24. Christina Schneider, 2010. "Fighting with one hand tied behind the back: political budget cycles in the West German states," Public Choice, Springer, vol. 142(1), pages 125-150, January.
  25. Kevin Grier, 2008. "US presidential elections and real GDP growth, 1961–2004," Public Choice, Springer, vol. 135(3), pages 337-352, June.
  26. Blais, Andre & Nadeau, Richard, 1992. " The Electoral Budget Cycle," Public Choice, Springer, vol. 74(4), pages 389-403, December.
  27. Frey, Bruno S & Schneider, Friedrich, 1978. "An Empirical Study of Politico-Economic Interaction in the United States," The Review of Economics and Statistics, MIT Press, vol. 60(2), pages 174-83, May.
  28. J. Stephen Ferris & Marcel-Cristian Voia, 2011. "Does the expectation or realization of a federal election precipitate Canadian output growth?," Canadian Journal of Economics, Canadian Economics Association, vol. 44(1), pages 107-132, February.
  29. Kenneth Rogoff & Anne Sibert, 1986. "Elections and Macroeconomic Policy Cycles," NBER Working Papers 1838, National Bureau of Economic Research, Inc.
  30. Potrafke, Niklas, 2012. "Is German domestic social policy politically controversial?," Munich Reprints in Economics 19274, University of Munich, Department of Economics.
  31. Fertig, Michael & Schmidt, Christoph M. & Schneider, Hilmar, 2002. "Active Labor Market Policy in Germany – Is There a Successful Policy Strategy?," IZA Discussion Papers 576, Institute for the Study of Labor (IZA).
  32. Douglas Nelson, 1989. "The Political Economy Of Trade Policy," Economics and Politics, Wiley Blackwell, vol. 1(3), pages 301-314, November.
  33. Belke, Ansgar, 2000. " Partisan Political Business Cycles in the German Labour Market? Empirical Tests in the Light of the Lucas-Critique," Public Choice, Springer, vol. 104(3-4), pages 225-83, September.
  34. Bryan Caplan, 2007. "Introduction to The Myth of the Rational Voter: Why Democracies Choose Bad Policies
    [The Myth of the Rational Voter: Why Democracies Choose Bad Policies]
    ," Introductory Chapters, Princeton University Press.
  35. Arellano, Manuel & Bond, Stephen, 1991. "Some Tests of Specification for Panel Data: Monte Carlo Evidence and an Application to Employment Equations," Review of Economic Studies, Wiley Blackwell, vol. 58(2), pages 277-97, April.
  36. Goerke, Laszlo & Pannenberg, Markus & Ursprung, Heinrich W., 2007. "A Positive Theory of the Earnings Relationship of Unemployment Benefits," IZA Discussion Papers 3003, Institute for the Study of Labor (IZA).
  37. Giovanni S.F. Bruno, 2005. "Estimation and inference in dynamic unbalanced panel data models with a small number of individuals," KITeS Working Papers 165, KITeS, Centre for Knowledge, Internationalization and Technology Studies, Universita' Bocconi, Milano, Italy, revised Jun 2005.
  38. Adi Brender & Allan Drazen, 2004. "Political Budget Cycles in New versus Established Democracies," NBER Working Papers 10539, National Bureau of Economic Research, Inc.
  39. Niklas Potrafke, 2010. "Labor market deregulation and globalization: empirical evidence from OECD countries," Review of World Economics (Weltwirtschaftliches Archiv), Springer, vol. 146(3), pages 545-571, September.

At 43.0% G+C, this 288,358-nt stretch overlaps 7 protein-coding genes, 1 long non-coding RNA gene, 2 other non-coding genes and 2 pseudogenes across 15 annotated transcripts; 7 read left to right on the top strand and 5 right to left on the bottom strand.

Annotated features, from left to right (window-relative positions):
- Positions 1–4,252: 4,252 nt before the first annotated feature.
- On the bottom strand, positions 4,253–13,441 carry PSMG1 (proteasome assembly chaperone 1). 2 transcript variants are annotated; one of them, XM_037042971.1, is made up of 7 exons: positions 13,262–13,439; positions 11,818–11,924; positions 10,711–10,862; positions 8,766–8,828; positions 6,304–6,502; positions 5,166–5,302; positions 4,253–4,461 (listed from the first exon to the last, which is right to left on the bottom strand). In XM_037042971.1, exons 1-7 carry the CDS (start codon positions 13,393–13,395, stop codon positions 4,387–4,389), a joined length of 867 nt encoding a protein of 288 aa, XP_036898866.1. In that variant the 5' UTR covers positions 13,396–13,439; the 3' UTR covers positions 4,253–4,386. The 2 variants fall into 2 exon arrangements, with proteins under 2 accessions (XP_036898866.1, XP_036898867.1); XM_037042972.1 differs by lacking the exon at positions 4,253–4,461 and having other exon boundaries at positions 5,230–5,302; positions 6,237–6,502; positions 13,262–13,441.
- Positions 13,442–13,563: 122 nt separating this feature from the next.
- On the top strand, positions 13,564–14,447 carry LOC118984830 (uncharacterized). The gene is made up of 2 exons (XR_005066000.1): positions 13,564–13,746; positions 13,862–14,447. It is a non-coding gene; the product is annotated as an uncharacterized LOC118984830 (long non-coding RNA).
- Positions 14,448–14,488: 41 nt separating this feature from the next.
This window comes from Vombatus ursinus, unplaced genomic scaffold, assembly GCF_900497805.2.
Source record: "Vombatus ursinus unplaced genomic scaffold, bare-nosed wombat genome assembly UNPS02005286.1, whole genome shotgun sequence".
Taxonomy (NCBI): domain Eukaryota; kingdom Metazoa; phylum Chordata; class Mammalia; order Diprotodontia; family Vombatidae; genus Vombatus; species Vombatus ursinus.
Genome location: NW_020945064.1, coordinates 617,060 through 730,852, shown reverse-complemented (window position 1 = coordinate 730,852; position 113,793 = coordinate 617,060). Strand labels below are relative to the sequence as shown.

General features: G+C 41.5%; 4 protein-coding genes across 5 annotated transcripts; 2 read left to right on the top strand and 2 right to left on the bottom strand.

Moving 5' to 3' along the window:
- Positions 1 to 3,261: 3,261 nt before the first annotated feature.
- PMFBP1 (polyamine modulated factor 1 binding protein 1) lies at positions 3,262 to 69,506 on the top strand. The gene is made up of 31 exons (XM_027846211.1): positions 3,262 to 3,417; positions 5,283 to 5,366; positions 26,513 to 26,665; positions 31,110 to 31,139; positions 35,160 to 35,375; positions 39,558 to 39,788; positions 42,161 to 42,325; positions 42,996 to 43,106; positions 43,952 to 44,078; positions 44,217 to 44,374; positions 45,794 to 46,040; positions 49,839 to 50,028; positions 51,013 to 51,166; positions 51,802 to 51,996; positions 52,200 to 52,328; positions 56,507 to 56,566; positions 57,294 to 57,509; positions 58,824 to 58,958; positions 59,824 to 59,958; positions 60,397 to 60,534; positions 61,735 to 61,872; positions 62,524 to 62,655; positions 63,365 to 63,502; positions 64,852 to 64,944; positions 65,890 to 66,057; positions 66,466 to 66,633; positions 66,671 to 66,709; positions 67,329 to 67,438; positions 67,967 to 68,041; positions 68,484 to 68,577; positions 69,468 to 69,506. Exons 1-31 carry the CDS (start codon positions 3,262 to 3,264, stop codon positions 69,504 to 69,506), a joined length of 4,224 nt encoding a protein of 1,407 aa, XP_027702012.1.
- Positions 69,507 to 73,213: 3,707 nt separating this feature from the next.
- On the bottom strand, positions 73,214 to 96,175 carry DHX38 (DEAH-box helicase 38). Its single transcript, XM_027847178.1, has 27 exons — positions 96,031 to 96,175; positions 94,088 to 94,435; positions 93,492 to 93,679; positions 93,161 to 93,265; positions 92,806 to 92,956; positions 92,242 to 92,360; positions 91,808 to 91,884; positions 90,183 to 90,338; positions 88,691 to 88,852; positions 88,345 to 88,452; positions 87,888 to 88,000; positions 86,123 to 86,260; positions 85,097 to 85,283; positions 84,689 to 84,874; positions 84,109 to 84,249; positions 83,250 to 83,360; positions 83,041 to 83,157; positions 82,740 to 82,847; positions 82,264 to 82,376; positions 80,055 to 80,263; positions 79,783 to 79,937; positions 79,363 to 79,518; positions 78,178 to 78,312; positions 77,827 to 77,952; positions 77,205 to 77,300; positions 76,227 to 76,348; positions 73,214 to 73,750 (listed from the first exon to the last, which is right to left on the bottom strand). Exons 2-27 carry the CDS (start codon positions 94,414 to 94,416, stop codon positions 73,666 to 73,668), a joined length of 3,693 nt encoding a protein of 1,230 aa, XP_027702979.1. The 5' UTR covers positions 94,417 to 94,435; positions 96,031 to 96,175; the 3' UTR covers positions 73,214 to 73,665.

40. Rafael Lalive & JanC. vanOurs & Josef Zweimüller, 2008. "The Impact of Active Labour Market Programmes on The Duration of Unemployment in Switzerland," Economic Journal, Royal Economic Society, vol. 118(525), pages 235-257, 01.
  41. Irem Batool & Gernot Sieg, 2009. "Bread and the attrition of power: Economic events and German election results," Public Choice, Springer, vol. 141(1), pages 151-165, October.
  42. Laitner, John, 2007. "Comment on: David Bloom, David Canning, Rick Mansfield, and Michael Moore's "Demographic change, social security systems, and savings"," Journal of Monetary Economics, Elsevier, vol. 54(1), pages 115-117, January.
  43. Reid, Bradford G, 1998. " Endogenous Elections, Electoral Budget Cycles and Canadian Provincial Governments," Public Choice, Springer, vol. 97(1-2), pages 35-48, October.
  44. Shi, Min & Svensson, Jakob, 2006. "Political budget cycles: Do they differ across countries and why?," Journal of Public Economics, Elsevier, vol. 90(8-9), pages 1367-1389, September.
  45. Berger, Helge & Woitek, Ulrich, 1997. " Searching for Political Business Cycles in Germany," Public Choice, Springer, vol. 91(2), pages 179-97, April.
  46. Frey, Bruno S & Schneider, Friedrich, 1978. "A Politico-Economic Model of the United Kingdom," Economic Journal, Royal Economic Society, vol. 88(350), pages 243-53, June.
Full references (including those not matched with items on IDEAS)

This item is not listed on Wikipedia, on a reading list or among the top items on IDEAS.

When requesting a correction, please mention this item's handle: RePEc:knz:dpteco:1139. See general information about how to correct material in RePEc.

For technical questions regarding this item, or to correct its authors, title, abstract, bibliographic or download information, contact: (Dr. Lisa Green)

If you have authored this item and are not yet registered with RePEc, we encourage you to do it here. This allows to link your profile to this item. It also allows you to accept potential citations to this item that we are uncertain about.

If references are entirely missing, you can add them using this form.

If the full references list an item that is present in RePEc, but the system did not link to it, you can help with this form.

If you know of missing items citing this one, you can help us creating those links by adding the relevant references in the same way as above, for each refering item. If you are a registered author of this item, you may also want to check the "citations" tab in your profile, as there may be some citations waiting for confirmation.

Please note that corrections may take a couple of weeks to filter through the various RePEc services.

This information is provided to you by IDEAS at the Research Division of the Federal Reserve Bank of St. Louis using RePEc data.